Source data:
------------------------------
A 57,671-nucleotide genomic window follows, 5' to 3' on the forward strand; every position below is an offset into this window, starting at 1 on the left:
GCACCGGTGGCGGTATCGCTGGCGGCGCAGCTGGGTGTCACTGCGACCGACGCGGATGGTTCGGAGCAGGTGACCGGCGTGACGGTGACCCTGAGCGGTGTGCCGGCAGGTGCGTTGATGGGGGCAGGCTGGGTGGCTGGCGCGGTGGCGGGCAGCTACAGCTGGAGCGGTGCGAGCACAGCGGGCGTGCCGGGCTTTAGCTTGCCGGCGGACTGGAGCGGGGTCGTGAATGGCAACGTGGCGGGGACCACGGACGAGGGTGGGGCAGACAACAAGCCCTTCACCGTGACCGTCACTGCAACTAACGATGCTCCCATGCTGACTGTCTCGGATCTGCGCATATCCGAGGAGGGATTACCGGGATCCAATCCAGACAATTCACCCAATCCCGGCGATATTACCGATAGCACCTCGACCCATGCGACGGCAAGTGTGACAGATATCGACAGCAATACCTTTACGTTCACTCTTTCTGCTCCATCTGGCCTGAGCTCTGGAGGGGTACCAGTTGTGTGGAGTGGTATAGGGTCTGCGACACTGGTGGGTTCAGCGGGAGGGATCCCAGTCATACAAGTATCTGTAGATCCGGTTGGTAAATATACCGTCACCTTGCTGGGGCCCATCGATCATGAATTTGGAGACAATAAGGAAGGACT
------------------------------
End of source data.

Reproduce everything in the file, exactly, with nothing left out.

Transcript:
A 57,671-nucleotide genomic window follows, 5' to 3' on the forward strand; every position below is an offset into this window, starting at 1 on the left:
GCACCGGTGGCGGTATCGCTGGCGGCGCAGCTGGGTGTCACTGCGACCGACGCGGATGGTTCGGAGCAGGTGACCGGCGTGACGGTGACCCTGAGCGGTGTGCCGGCAGGTGCGTTGATGGGGGCAGGCTGGGTGGCTGGCGCGGTGGCGGGCAGCTACAGCTGGAGCGGTGCGAGCACAGCGGGCGTGCCGGGCTTTAGCTTGCCGGCGGACTGGAGCGGGGTCGTGAATGGCAACGTGGCGGGGACCACGGACGAGGGTGGGGCAGACAACAAGCCCTTCACCGTGACCGTCACTGCAACTAACGATGCTCCCATGCTGACTGTCTCGGATCTGCGCATATCCGAGGAGGGATTACCGGGATCCAATCCAGACAATTCACCCAATCCCGGCGATATTACCGATAGCACCTCGACCCATGCGACGGCAAGTGTGACAGATATCGACAGCAATACCTTTACGTTCACTCTTTCTGCTCCATCTGGCCTGAGCTCTGGAGGGGTACCAGTTGTGTGGAGTGGTATAGGGTCTGCGACACTGGTGGGTTCAGCGGGAGGGATCCCAGTCATACAAGTATCTGTAGATCCGGTTGGTAAATATACCGTCACCTTGCTGGGGCCCATCGATCATGAATTTGGAGACAATAAGGAAGGACT